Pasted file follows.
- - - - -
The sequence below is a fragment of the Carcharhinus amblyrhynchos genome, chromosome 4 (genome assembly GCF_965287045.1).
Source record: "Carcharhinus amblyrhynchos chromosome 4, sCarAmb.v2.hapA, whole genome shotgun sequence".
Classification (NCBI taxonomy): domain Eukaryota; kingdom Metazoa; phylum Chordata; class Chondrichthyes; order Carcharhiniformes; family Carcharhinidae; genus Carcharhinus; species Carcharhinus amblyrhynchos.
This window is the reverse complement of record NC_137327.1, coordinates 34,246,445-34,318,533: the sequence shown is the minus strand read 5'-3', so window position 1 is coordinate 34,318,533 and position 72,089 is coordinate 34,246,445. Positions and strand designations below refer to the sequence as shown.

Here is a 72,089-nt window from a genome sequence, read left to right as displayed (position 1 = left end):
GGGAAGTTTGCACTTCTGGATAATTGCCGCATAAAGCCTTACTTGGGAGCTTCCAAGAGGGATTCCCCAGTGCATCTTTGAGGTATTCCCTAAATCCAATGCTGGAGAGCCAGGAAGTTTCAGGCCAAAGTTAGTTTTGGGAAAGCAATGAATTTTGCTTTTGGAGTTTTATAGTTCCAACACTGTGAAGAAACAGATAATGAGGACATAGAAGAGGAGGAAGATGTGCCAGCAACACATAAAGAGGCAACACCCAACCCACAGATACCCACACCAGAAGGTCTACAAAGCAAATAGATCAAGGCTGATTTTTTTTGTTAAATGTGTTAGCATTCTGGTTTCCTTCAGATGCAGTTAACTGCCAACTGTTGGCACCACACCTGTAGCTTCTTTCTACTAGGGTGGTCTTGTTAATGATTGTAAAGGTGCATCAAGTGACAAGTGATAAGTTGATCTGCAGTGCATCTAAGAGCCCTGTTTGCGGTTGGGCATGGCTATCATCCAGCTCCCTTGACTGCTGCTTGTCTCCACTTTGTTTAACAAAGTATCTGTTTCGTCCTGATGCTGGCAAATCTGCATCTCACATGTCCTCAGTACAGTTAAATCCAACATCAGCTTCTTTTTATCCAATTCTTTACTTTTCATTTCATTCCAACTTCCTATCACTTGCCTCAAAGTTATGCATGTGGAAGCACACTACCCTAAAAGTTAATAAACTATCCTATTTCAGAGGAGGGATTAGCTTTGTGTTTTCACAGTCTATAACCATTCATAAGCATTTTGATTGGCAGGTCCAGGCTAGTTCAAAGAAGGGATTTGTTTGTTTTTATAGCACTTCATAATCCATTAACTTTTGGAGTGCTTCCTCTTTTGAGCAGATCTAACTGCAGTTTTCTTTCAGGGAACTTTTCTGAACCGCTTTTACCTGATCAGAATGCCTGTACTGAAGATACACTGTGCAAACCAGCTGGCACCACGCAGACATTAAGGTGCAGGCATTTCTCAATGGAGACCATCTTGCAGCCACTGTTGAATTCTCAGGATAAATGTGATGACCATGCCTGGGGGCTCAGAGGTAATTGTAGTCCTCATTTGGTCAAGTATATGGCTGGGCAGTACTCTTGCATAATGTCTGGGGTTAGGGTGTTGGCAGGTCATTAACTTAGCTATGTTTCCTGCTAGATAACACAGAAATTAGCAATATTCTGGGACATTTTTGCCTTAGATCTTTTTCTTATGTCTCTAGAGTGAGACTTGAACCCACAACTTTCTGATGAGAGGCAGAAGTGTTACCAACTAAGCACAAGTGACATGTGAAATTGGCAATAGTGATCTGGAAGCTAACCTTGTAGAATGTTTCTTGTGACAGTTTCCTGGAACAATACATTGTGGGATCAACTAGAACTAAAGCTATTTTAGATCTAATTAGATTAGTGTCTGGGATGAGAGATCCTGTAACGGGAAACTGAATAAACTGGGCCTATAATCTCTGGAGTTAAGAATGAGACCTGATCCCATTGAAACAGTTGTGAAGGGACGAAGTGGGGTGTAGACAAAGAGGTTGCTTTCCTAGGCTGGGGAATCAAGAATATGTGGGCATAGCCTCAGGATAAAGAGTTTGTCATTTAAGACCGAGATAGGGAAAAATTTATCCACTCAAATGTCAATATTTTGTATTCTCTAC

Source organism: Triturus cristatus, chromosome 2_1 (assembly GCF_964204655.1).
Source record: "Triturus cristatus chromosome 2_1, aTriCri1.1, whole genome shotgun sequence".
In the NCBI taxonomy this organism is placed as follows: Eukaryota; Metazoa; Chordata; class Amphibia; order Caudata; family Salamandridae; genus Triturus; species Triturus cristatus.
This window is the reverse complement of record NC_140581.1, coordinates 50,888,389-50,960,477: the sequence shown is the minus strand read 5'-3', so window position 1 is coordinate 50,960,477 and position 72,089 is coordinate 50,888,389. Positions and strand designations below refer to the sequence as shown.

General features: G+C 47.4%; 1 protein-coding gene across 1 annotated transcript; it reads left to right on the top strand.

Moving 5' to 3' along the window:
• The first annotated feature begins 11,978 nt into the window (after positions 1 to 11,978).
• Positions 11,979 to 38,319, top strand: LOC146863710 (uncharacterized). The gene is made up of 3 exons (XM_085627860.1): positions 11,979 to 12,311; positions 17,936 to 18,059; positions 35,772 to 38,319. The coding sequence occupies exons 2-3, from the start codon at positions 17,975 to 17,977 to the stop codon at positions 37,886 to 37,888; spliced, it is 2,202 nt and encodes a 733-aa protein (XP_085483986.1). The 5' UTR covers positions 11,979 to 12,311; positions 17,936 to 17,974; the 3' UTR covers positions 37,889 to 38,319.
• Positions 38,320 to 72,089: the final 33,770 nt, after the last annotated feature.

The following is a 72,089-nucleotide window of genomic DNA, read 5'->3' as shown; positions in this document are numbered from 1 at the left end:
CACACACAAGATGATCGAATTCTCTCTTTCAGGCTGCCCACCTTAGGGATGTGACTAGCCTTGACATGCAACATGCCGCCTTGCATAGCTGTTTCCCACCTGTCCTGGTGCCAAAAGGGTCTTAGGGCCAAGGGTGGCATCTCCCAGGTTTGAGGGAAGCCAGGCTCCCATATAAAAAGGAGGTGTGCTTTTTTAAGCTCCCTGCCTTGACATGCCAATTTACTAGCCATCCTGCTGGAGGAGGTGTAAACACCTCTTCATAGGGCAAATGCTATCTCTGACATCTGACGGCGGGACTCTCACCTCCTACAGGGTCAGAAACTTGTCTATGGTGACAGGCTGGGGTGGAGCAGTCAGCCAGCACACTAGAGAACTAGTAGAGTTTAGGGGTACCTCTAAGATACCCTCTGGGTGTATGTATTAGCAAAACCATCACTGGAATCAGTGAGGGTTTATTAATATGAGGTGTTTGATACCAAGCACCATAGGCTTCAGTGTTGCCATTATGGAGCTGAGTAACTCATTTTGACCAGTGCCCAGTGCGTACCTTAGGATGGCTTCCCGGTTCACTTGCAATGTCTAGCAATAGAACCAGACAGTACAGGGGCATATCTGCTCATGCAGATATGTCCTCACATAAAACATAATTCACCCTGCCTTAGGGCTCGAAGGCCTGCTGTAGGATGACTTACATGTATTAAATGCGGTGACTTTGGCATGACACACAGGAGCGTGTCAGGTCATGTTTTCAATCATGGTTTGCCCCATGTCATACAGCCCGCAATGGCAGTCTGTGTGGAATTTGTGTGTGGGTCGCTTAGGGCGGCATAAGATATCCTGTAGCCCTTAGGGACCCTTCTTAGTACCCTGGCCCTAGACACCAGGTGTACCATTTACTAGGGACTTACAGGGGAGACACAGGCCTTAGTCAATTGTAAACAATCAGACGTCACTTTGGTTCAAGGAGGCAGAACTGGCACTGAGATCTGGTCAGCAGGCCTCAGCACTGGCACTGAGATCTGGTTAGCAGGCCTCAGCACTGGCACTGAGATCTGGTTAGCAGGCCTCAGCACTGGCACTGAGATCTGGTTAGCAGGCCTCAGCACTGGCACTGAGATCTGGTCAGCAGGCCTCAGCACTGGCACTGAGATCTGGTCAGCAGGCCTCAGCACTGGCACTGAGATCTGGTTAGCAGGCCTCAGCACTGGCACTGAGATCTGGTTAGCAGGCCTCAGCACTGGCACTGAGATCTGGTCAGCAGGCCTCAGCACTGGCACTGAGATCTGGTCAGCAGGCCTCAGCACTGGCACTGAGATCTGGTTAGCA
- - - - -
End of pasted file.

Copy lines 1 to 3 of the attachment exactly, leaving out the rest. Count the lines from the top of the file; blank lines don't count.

The sequence below is a fragment of the Carcharhinus amblyrhynchos genome, chromosome 4 (genome assembly GCF_965287045.1).
Source record: "Carcharhinus amblyrhynchos chromosome 4, sCarAmb.v2.hapA, whole genome shotgun sequence".
Classification (NCBI taxonomy): domain Eukaryota; kingdom Metazoa; phylum Chordata; class Chondrichthyes; order Carcharhiniformes; family Carcharhinidae; genus Carcharhinus; species Carcharhinus amblyrhynchos.